The Wise Man’s Fear By Patrick Rothfuss
The Wise Man’s Fear by Patrick Rothfuss is a hefty and impressive sequel to his best selling novel, The Name of The Wind. We resume the story with Kvothe continuing his education as an Arcanist at the University. He’s still seeking credible knowledge on the Chandrian, demons responsible for murdering his family.
This outing expands the scope of the tale. Events take place outside of Imre and the University. Given how much ground needs to be covered by day three (Chronicle 3), I was surprised half the story took place in these settings. But Rothfuss makes up for lost time, though in a quirky, tongue in cheek manner. In the chapter entitled: A Brief Journey, Kvothe simply summarizes his voyage to Severen.
“There was a storm, piracy, treachery, and a shipwreck. However, as these events have little to do with the heart of the story, I must pass them over in favor of more important things.”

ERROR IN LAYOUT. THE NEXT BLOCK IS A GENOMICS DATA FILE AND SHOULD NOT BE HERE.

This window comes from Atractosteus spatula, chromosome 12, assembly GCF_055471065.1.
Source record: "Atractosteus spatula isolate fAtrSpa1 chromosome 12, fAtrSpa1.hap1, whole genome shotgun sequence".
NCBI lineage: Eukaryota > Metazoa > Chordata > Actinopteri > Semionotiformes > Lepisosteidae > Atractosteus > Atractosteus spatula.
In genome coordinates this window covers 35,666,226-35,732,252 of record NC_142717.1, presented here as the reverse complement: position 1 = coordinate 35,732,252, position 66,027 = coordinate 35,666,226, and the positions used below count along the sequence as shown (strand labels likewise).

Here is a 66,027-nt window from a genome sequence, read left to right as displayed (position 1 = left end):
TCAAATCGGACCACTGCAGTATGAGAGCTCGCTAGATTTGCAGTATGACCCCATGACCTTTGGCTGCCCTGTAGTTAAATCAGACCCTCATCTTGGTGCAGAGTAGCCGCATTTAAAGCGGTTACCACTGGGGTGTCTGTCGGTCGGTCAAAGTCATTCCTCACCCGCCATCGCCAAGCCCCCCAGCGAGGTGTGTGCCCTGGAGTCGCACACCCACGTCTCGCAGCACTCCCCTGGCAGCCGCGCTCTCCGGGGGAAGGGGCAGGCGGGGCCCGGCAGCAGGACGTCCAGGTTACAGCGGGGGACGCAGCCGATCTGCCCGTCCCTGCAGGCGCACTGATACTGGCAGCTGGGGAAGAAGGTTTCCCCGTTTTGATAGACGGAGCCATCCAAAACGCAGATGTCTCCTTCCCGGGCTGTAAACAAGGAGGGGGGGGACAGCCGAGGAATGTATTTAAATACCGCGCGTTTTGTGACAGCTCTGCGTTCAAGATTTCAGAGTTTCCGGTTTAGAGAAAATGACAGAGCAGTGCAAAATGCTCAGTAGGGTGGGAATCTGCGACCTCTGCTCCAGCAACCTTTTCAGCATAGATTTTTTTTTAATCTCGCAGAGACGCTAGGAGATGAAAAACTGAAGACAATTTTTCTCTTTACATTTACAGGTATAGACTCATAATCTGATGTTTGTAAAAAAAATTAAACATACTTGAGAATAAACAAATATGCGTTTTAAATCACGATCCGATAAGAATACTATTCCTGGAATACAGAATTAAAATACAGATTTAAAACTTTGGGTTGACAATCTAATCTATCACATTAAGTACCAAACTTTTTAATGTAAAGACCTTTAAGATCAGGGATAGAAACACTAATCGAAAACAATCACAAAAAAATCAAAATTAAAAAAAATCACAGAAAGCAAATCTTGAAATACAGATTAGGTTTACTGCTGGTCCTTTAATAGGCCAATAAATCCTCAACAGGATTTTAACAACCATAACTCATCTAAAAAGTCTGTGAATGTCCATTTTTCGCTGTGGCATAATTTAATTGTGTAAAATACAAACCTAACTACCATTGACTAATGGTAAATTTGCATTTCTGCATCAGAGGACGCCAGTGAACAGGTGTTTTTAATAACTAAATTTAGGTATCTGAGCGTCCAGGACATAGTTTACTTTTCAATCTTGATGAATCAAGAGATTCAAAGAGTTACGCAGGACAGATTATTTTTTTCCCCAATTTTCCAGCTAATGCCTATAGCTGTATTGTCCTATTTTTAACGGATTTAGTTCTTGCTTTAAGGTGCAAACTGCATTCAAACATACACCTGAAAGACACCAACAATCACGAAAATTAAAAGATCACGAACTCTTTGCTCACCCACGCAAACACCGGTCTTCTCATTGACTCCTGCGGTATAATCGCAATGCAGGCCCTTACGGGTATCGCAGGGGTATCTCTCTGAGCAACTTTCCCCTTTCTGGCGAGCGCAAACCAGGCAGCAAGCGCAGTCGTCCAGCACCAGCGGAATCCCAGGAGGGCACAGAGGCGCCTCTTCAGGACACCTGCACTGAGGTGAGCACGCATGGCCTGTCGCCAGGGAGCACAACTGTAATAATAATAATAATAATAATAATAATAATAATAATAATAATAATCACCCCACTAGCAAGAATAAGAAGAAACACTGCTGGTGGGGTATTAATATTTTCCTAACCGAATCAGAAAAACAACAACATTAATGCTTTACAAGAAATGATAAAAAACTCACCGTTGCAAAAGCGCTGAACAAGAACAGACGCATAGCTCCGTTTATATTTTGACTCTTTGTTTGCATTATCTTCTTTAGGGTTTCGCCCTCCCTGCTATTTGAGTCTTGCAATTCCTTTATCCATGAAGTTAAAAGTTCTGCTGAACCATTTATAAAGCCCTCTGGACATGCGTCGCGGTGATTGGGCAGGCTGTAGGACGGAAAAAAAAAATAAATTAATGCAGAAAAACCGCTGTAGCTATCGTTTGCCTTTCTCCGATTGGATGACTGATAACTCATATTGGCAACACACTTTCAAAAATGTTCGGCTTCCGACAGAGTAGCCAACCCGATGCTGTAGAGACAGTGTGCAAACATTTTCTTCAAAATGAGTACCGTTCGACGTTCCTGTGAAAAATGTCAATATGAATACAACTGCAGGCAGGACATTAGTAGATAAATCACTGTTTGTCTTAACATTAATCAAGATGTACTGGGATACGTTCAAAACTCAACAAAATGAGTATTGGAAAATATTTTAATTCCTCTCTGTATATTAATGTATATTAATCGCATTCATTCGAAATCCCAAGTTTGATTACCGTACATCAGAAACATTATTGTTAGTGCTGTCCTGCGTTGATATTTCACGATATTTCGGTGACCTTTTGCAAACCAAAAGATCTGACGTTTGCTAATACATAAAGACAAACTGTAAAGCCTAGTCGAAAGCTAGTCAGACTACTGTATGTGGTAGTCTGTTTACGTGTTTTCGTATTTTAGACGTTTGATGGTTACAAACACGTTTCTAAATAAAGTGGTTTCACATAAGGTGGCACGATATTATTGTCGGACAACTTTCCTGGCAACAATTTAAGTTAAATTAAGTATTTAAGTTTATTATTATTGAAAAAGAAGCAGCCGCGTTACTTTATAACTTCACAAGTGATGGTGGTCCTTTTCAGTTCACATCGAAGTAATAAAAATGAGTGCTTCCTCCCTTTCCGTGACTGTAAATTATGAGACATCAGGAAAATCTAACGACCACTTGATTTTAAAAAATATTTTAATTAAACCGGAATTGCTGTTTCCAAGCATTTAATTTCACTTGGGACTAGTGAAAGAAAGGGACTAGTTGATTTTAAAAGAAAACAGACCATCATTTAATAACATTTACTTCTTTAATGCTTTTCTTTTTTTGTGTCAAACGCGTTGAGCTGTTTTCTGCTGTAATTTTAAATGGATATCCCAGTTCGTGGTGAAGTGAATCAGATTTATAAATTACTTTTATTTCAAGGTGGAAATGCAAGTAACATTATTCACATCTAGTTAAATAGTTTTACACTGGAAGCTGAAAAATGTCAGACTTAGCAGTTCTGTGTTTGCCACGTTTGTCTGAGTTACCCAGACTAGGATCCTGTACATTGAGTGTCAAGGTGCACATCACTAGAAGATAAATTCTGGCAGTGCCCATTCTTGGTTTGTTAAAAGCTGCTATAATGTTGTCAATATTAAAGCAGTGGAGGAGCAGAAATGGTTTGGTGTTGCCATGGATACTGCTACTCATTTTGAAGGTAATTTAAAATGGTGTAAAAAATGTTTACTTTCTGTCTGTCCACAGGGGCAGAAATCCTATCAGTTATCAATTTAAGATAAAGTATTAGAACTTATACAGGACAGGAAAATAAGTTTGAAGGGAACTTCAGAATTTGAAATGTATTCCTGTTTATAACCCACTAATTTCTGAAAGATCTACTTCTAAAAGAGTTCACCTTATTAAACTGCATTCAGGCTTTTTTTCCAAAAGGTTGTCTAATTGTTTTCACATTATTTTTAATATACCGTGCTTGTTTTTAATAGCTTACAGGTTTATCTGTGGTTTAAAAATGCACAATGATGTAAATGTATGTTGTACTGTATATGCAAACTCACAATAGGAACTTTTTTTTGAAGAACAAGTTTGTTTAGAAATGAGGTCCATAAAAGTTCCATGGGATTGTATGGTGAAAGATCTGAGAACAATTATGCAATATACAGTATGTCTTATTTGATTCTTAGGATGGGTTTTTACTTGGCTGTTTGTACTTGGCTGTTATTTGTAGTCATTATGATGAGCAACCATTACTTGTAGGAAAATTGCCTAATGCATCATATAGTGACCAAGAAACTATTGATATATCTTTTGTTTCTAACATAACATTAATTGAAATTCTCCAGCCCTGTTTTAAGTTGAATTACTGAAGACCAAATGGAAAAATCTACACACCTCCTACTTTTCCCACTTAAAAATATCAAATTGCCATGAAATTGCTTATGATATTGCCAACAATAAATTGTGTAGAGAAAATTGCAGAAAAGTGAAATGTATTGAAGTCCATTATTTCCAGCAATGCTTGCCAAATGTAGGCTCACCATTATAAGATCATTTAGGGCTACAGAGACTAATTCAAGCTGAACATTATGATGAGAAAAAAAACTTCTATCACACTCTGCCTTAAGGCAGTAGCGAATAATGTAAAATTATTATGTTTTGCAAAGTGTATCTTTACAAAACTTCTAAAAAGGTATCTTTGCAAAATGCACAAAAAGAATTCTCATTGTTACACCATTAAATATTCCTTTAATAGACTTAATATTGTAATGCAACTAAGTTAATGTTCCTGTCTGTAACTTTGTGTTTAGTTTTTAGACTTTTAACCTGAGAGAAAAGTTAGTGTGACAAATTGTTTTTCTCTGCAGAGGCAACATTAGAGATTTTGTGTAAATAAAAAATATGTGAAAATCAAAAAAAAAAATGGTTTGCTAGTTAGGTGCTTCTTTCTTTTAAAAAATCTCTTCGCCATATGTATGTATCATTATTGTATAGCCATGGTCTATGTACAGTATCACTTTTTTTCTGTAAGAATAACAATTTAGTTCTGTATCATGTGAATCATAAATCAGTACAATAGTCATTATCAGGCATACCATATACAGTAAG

What a funny way to advance the plot.
Kvothe arrives in the city of Severen and immediately begins working for the Maer. During the course of his service he runs into Deena again. More questions are brought up over her mysterious patron (I bet he’s a Chandrian). Kvothe later leads a mercenary band, learns the martial arts from the Adem, and has a brief tryst with a primal sex goddess.
Throughout the Wise Man’s Fear, Kvothe continues to display the clever and impetus nature he established in the first book. His character gains a measure of patience, but his temper and pursuit of knowledge inevitably lead him towards tragedy. The literary device of the Cthaeh seems almost unnecessary given the established faults of Kvothe.
After reading this story, I can’t help but think that the King Killer trilogy will be the setup for another series. There is just too much that needs to be resolved in the next novel. How exactly does Kvothe get expelled from the University? Does he manage to exact some revenge on the Chandrian? How does he start the war? Any one of these subjects would be enough to fill a novel of its own.
Either way, I am eagerly awaiting the third installment.